Sex reassignment surgery is also referred to as sex change surgery which is the last stage that is done in the physical transition in relations to transgendered or transsexual female-to-male or male-to-female. The procedure in this case involves the removal of the genitalia of an individual’s sex and replacing or constructing genital organs that are of the opposite gender (Hirschfeld, 2000). The alteration of the sex organs may be influenced by two main reasons which include the following:
1. An individual being born with intersex deformities which would necessitate the assignment of one of the sexes. This may be as a result of the primordial female genitalia changing into male genitalia which are usually as a result of male hormone stimulation.
2. The internal feeling of an individual that they are physically of a different sex in relations to how they are emotionally and mentally. In this case, individuals feel that they are of the opposite sex rather than the one they are trapped in their bodies. This type of disorder or dissonance is referred to as gender dysphoria which is uncomfortable as well as so profound to the extent of making individuals desire to be altered surgically in order for them to physically look like the sex they feel they are which the opposite of their current physical appearance.
The alteration of an individual’s sex involves three phases which include:
• The individual having a real life experience in the desired role. In this case, if an individual decides to transform from male to female, they would have to live the life of a female in all that they do i.e. in working and in all their deed. This is also referred to as social reassignment.
• Hormonal reassignment which is the second phase i.e. the phase after an individual has undergone a successful social reassignment. This phase involves estrogen therapy which is of essence in the suppression of physical characteristics in the case of men and encourages the physical characteristics in female. In addition, the electrolysis of bodily as well as facial hair is also of great importance.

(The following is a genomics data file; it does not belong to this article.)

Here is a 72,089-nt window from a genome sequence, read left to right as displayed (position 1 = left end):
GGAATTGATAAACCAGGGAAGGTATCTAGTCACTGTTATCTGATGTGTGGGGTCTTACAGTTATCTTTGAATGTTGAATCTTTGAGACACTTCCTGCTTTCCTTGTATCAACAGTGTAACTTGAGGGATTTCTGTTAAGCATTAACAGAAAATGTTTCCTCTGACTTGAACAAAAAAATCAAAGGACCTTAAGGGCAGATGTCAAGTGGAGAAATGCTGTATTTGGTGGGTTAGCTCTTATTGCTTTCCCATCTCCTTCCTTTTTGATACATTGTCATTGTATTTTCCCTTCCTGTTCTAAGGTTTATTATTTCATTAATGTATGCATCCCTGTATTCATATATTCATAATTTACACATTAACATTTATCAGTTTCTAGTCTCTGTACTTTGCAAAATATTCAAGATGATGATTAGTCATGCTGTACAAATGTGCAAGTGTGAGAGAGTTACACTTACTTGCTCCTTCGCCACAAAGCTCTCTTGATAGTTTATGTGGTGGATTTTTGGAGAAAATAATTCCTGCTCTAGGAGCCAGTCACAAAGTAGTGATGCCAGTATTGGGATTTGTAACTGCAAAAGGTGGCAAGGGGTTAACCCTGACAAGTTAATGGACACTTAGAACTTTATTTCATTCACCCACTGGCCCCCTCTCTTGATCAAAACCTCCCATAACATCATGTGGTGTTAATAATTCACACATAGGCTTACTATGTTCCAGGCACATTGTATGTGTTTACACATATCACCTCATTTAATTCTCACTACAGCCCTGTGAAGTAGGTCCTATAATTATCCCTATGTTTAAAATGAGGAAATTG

• Surgery is the third face which involves the removal of one’s genitalia and representing them with those of the opposite gender. This involves a surgical process where surgeons remove ones sexual organs physically and replace with those of the other gender. This is an irreversible process.
Individuals undergo various challenges as they pass through these phases before having a surgery performed on them. The first stage involves one living the opposite life of their initial i.e. if male you live the life of a female and if female you live the life of a male. This is difficult as it involves the adaption of behaviours that one is not familiar with. In addition to this, individuals may tend to avoid those that undergo such transitions as they are seen to be an outcast to the society (Yarber, 2013). Other individual may mock them and as such it is difficult for them especially in cases where the sex reassignment is done to adults.
The second phase involves the hormonal alteration and as such, individuals tend to develop the opposite sex characteristics including change of voice among others. Individuals may be also mocked as well as being isolated by friends and others in the society which makes it difficult for the patients of sex reassignment surgery to pass through. The last stage involves the surgery itself and in this case, decision making is the hardest challenge that individuals pass through since the process involves an irreversible change of one’s sexual orientation and once done cannot be redone. In order for patients to successfully overcome these challenges, professionals who are skilled ought to get in contact with such patients and help them through the process. These include general practitioners, psychiatrists, endocrinologists, psychiatrists, as well as surgeons.
- Hirschfeld, M. (2000). The homosexuality of men and women. Amherst, NY: Prometheus Books.
- Yarber, W., & Sayad, B. (2013). Human sexuality. New York: McGraw-Hill.